Tuesday, June 14, 2016

hope and love in a culture of fear

There's a tendency when people start screaming about not taking their guns away to want to tell them they're employing a straw man, or to educate them about what a straw man IS. The problem is not, however, a failure of education or intellect. It's a failure of compassion, of kindness, and of love. What is the answer to that sort of failure?

I have no idea. More love?

It seems so hopeless, when so many people are so sick with fear. But hopelessness is, I think, just a failure of imagination. Let's forget hopelessness. Let's imagine a world in which the first response to tragedy is not belligerent defense of a hobby that even the most tawdry sort of love would quickly abandon if there were even the faint glimmer of a chance that it would mean an end to such violence. Let's imagine a world where we respond to tragedy not with fear but with love-soaked sorrow, and a love-driven determination to ensure that it never happens again.

7 comments:

  1. You and I are both parents of boys. Your post here made me think of something I read yesterday, a very Barkey-esque kind of meditation on masculinity and culture: http://terribleminds.com/ramble/2016/06/13/recipe-for-a-shooting/

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    1. Thanks, Elizabeth. Yeah... the difficulty of solving/healing any major problem like this is that it grows in cultural soil in which all the roots have grown together. Gender roles are so deeply sunk into tainted, poisoned soil.

      I remember that Teilhard de Chardin quote, "Above all, trust in the slow work of God," and I think, in the words of Inigo Montoya, "I hate waiting."

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  2. Josh I think you narrowed in on something so important:

    "The problem is not, however, a failure of education or intellect. It's a failure of compassion, of kindness, and of love."

    We have incredibly intelligent people on both sides of the divide but what we need is that intelligence to be coupled with a love that would do anything to bring these men and woman and other deaths from violence and hate back.

    We need new ways of discussing topics. Ones that no matter what side of the divide you are on the motivation is love and a selfless one not a defensive one.

    I wrote a piece about this actually a few days before the tragedy and I think in some ways it still applies greatly.

    Great post.

    -The Smiling Pilgrim
    https://thesmilingpilgrim.wordpress.com/

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    1. Thank you. I read your post, and I agree. One of my greatest frustrations with the so-called Christian so-called community (I know, I know, I paint with too broad a brush and it takes all kinds and community is where you make it, etc.) is the by-and-large impossibility of HONESTY in that context. As individuals, many (most) of my Christian friends are willing to tell the truth about themselves and to listen to the truth about others... but get 'em all together, and it becomes a jolly game of hide-the-dirt.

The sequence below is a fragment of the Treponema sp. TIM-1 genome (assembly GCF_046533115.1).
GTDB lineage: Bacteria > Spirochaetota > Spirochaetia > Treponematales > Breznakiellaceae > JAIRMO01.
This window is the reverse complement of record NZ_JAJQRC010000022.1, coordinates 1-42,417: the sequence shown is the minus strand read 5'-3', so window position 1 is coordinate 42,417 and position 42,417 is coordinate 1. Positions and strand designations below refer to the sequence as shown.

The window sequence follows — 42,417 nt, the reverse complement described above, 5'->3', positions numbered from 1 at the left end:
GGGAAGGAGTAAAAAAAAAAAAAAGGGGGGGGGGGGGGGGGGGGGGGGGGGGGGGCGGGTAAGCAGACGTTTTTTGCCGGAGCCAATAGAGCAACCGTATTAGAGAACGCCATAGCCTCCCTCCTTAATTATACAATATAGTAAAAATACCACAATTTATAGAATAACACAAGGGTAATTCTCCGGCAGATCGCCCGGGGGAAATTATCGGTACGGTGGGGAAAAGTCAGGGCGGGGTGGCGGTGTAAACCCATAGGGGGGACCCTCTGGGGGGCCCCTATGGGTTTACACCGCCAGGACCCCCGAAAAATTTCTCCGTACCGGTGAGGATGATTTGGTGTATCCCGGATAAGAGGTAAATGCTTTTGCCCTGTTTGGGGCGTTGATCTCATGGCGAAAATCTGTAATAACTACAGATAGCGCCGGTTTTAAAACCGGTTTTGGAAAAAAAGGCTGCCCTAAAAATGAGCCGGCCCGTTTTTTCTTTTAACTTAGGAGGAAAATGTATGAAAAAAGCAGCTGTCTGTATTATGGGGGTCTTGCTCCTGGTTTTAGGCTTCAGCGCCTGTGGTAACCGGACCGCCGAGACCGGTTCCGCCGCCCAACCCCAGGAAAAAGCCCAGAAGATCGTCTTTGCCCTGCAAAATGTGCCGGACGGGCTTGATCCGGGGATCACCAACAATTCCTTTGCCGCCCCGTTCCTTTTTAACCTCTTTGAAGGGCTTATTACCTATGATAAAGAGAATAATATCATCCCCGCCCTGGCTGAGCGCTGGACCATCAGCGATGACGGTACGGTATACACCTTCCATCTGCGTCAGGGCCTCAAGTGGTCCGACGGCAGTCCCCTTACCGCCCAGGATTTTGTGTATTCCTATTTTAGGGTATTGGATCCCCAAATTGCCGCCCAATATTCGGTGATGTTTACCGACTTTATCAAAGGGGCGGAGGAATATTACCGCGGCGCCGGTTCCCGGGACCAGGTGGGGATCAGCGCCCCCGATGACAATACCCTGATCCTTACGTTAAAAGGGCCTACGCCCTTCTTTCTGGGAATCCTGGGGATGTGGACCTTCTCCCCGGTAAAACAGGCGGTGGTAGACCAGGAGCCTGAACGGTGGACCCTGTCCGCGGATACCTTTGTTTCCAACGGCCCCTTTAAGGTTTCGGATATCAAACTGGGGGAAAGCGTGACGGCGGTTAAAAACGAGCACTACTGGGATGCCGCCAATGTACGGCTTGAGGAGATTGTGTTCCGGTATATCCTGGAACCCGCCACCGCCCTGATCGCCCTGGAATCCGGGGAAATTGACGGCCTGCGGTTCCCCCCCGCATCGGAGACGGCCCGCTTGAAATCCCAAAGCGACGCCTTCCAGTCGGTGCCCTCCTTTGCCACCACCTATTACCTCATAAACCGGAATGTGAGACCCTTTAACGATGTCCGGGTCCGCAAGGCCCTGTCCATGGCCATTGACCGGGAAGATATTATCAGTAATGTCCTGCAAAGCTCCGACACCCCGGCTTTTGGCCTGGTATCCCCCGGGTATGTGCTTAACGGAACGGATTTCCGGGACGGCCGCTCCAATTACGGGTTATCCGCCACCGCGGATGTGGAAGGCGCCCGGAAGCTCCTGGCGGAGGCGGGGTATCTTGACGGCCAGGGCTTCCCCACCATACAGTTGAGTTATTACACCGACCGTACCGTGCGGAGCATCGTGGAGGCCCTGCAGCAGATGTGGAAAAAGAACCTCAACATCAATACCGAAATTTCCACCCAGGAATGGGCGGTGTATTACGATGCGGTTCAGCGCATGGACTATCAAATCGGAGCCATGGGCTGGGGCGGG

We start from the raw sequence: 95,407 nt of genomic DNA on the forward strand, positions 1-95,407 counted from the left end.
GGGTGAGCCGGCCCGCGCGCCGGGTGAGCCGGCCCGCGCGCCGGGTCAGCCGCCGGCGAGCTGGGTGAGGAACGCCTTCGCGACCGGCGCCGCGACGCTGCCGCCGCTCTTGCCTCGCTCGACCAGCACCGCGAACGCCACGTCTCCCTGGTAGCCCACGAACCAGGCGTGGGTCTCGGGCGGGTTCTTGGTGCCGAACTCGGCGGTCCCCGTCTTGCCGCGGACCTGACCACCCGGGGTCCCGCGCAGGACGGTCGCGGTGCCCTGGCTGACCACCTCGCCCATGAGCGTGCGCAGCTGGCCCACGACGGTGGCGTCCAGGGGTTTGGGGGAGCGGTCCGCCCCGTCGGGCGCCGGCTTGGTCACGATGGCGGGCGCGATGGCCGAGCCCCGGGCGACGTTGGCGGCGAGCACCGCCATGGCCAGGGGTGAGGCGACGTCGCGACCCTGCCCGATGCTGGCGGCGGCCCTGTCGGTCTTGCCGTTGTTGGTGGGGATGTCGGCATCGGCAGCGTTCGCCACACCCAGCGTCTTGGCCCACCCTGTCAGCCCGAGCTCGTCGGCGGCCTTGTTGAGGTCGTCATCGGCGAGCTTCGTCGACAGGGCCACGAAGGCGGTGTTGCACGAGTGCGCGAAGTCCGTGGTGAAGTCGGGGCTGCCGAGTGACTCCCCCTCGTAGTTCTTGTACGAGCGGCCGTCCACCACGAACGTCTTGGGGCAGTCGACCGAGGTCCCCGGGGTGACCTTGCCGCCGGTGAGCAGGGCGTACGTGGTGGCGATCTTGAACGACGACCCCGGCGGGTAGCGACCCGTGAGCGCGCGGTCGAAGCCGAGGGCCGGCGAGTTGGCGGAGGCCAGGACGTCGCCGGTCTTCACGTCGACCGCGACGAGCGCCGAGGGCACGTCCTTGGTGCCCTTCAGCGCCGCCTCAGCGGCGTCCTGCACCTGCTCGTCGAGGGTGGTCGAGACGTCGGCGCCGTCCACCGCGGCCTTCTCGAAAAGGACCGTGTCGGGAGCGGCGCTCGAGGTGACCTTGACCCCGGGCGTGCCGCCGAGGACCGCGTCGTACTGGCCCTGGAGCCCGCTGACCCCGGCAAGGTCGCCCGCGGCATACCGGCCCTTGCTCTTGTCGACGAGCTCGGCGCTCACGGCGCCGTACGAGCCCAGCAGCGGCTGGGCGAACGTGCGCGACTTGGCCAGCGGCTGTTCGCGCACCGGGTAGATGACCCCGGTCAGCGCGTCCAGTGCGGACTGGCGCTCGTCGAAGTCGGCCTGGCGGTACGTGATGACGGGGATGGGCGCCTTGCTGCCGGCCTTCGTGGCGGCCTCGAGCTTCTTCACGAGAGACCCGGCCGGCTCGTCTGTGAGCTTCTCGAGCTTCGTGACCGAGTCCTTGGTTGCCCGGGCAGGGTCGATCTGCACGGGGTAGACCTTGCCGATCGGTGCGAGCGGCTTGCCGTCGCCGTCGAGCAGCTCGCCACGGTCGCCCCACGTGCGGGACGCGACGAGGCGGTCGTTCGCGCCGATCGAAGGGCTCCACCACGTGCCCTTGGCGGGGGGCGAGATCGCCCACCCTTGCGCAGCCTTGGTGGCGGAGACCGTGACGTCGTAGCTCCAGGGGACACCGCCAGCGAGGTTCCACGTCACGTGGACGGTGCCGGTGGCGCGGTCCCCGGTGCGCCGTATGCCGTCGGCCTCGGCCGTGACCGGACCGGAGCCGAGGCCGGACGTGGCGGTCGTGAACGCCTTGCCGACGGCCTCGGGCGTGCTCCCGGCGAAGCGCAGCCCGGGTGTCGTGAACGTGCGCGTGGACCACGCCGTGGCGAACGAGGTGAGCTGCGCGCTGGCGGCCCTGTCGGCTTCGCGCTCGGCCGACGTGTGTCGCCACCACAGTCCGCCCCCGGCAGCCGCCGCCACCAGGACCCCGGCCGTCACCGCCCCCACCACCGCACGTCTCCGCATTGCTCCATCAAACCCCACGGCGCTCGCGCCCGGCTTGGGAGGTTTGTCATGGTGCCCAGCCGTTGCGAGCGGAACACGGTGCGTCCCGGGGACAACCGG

This, too, is part of the cultural context that births violence in our communities. People need pressure-relief valves when they're dealing with stuff. Christians need to stop cranking things down tight and let in a little outside air.

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  3. Agreed. I love watching great parents with their kids. It makes me want to be better for mine.Your words, " love-soaked sorrow" is key. Modeling empathy is the only way it is taught. It cannot be something that is just putative. It must be experienced before it can be given. I have three boys and one girl and that empathy is hard for my boys-especially the teens. That's when I have to remember to be extra dilligent. Thanks for the blog. It was a great reminder at the tail-end of my two-week family vacation.
    BTW, loved the set up in Provisions and your son's review of the book.

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    1. Thank YOU, Ashley. My son's my favorite critic, because he's completely UN-critical. :-)

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  4. I grew up in the culture that viewed speaking of love and compassion as a cover up for actually not wanting to live by the dictates of the Bible; too much emphasis on compassion was seen as wanting a license to sin. This mind set is still very strong in such a culture. Of course, the question is, "What can be done? The only thing I have witnessed that can reach some people of this mind set is when the rest of society starts leaving them behind. We will never reach them in mass. But from time to time, a few here and there, begin to notice how thoughtless their words have been; so they begin to think and to soften the little plot of the world in which they stand...and for that I always have hopes.

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